Bitcoin (BTC) Hashrate Peaks Unexpectedly

As BTC prices expanded above $7,500, mining suddenly picked up to a near-peak level.

Bitcoin (BTC) expanded its hashrate just as prices were picking up. Mining activity bounced off 86 EH/s, and within a couple of days had reached above 111 EH/s. This all-time peak arrives just months after the previous record at 110 EH/s.

Miners ramped up their activity as BTC prices started to grow more bullish. One of the reasons is the difficulty recalculation last week, which only added 0.56% to the hardness of hash generation.

This meant miners had a higher chance of solving a block. Curbing mining activity ahead of difficulty recalculations helps slow down the growth of requirements. But at that pace, in eight days, the difficulty may be about 3.5% higher.

Miners have about 145 days until the block reward is cut by half, to a total of 900 BTC per day. The event is bringing out as much hashing power as possible, to reap the last rewards of 1,800 BTC per day.

Mining BTC is seen as an encouraging sign, as prices moved into a range that is seen as favorable for miners. But miners also suggest a hope in the future of BTC, as activity slowed down dramatically during early 2019. At BTC prices of $3,200 for the 2018 lows, miners were showing signs of capitulation.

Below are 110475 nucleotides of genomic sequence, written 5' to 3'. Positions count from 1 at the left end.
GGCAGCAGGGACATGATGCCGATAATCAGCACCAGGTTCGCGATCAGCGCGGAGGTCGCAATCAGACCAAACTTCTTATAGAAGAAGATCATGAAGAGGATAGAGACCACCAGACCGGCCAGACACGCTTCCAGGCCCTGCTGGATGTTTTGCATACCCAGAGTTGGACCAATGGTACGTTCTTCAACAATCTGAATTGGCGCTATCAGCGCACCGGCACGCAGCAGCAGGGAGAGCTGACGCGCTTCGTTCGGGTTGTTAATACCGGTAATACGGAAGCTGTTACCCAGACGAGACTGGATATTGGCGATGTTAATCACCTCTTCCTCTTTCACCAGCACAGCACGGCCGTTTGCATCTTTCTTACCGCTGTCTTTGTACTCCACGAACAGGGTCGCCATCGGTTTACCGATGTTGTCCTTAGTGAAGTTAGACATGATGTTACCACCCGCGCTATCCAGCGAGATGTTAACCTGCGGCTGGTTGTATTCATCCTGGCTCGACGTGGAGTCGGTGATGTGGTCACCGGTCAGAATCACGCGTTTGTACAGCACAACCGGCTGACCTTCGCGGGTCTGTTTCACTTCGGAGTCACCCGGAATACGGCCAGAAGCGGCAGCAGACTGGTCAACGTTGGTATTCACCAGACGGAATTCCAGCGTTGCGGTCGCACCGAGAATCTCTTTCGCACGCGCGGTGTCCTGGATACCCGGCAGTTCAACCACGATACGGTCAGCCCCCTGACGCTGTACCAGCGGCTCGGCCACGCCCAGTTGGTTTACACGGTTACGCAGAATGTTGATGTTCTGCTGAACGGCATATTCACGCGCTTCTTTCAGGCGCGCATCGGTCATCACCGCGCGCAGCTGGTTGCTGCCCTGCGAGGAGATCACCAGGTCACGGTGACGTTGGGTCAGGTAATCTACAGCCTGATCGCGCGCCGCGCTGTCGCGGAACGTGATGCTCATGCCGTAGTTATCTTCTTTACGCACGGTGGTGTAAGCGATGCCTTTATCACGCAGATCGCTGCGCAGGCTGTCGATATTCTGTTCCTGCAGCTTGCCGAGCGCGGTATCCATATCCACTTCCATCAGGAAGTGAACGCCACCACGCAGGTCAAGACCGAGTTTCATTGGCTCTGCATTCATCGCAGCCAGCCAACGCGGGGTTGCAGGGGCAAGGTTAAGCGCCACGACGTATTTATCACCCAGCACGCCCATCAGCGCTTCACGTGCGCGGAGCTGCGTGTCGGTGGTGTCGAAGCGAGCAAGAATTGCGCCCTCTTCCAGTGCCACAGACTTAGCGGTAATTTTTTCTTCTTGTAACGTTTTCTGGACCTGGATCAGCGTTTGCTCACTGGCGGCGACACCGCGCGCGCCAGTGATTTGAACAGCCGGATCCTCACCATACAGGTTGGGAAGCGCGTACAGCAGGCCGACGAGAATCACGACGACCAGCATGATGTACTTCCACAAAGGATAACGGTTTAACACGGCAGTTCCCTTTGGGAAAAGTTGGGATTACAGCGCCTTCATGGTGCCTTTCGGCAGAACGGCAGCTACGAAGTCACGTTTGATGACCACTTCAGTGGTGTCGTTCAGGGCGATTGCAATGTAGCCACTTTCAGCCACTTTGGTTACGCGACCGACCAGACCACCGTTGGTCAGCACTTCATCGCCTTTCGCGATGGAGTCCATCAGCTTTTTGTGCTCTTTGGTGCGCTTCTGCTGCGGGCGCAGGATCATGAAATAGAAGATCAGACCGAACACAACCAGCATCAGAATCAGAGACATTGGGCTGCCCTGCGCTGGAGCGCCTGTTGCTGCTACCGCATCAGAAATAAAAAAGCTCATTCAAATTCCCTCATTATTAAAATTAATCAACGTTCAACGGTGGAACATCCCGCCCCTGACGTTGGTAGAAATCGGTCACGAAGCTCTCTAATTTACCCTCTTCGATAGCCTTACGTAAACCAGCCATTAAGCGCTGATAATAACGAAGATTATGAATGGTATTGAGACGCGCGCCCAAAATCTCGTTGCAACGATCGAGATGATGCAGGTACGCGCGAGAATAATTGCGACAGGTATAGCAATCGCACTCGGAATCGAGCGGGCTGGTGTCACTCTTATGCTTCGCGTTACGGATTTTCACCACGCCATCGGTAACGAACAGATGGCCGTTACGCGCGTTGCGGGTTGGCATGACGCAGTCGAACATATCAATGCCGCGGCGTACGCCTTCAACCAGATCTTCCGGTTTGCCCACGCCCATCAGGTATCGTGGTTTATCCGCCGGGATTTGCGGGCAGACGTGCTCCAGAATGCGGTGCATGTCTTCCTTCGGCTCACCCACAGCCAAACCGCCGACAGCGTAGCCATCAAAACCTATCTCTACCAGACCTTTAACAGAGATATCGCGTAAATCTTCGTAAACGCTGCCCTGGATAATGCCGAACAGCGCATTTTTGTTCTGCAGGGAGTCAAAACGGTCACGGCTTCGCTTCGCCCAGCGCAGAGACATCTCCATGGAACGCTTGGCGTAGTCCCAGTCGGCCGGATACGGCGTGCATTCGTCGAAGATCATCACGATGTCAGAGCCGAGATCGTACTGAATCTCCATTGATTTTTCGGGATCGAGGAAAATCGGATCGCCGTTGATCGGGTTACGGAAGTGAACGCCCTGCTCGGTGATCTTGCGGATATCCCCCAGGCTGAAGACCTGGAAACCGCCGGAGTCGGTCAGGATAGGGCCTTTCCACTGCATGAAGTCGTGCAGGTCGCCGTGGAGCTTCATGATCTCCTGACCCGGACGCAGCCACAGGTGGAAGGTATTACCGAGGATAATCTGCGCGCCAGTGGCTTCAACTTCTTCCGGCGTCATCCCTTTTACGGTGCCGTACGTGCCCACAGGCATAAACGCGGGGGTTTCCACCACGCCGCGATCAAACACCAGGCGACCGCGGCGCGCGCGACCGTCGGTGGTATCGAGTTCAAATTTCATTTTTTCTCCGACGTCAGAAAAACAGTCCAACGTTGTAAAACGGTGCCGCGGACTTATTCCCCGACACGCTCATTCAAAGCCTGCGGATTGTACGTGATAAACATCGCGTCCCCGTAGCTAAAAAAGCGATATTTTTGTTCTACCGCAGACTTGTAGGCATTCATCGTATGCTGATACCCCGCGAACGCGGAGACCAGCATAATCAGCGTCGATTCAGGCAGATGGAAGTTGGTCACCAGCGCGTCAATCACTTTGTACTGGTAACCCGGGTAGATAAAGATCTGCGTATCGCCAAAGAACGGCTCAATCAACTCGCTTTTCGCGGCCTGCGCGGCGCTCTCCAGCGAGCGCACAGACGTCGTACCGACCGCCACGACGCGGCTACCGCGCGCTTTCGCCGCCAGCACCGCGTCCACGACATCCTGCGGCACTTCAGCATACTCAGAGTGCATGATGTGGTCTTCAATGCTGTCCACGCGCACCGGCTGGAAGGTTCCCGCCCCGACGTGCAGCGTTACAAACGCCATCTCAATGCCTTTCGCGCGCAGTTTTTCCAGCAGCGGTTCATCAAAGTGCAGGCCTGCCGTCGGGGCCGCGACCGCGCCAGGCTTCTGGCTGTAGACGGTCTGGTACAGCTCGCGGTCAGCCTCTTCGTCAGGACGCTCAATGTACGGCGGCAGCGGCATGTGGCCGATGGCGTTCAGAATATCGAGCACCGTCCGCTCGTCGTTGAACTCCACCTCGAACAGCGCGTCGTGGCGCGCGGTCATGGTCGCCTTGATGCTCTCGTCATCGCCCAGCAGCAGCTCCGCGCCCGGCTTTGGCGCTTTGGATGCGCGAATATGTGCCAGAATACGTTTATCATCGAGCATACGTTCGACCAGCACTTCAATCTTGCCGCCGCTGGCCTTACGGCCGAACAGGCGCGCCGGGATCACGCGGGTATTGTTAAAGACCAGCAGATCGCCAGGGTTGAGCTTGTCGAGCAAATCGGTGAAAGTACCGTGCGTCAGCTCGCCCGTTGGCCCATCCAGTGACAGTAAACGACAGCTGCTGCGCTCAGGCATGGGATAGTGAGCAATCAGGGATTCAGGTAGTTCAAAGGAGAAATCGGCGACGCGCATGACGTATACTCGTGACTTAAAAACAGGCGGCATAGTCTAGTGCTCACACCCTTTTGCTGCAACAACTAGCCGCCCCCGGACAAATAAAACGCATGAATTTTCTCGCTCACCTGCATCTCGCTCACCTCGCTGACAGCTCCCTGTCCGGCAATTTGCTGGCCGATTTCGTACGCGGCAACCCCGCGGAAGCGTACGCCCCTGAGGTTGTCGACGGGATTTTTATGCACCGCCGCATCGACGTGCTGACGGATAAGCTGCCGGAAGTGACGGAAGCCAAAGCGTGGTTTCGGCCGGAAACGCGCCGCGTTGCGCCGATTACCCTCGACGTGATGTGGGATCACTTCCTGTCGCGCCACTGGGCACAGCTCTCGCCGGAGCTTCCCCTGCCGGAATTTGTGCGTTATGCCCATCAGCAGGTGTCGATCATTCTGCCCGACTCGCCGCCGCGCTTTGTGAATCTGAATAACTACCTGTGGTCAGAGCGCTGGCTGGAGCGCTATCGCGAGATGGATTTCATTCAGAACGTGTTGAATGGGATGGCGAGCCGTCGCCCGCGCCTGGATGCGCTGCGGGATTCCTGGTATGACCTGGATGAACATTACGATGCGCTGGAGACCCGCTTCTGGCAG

It is also possible the real hashrate is higher, and only the measurement puts it at 111 EH/s. Other estimates see the all-time record at 120 EH/s achieved in October.

BTC traded at $7,573.17, with robust volumes above $26 billion’s equivalent in 24 hours. At that rate, an Antminer S9 ASIC is still losing money, but depending on the time of investment and electricity cost, could also become profitable.

BTC, for now, has seen a slowdown in cloud mining, as small pools can barely compete with the four largest block producers. Poolin and F2Pool share the leadership in producing around a third of all blocks.

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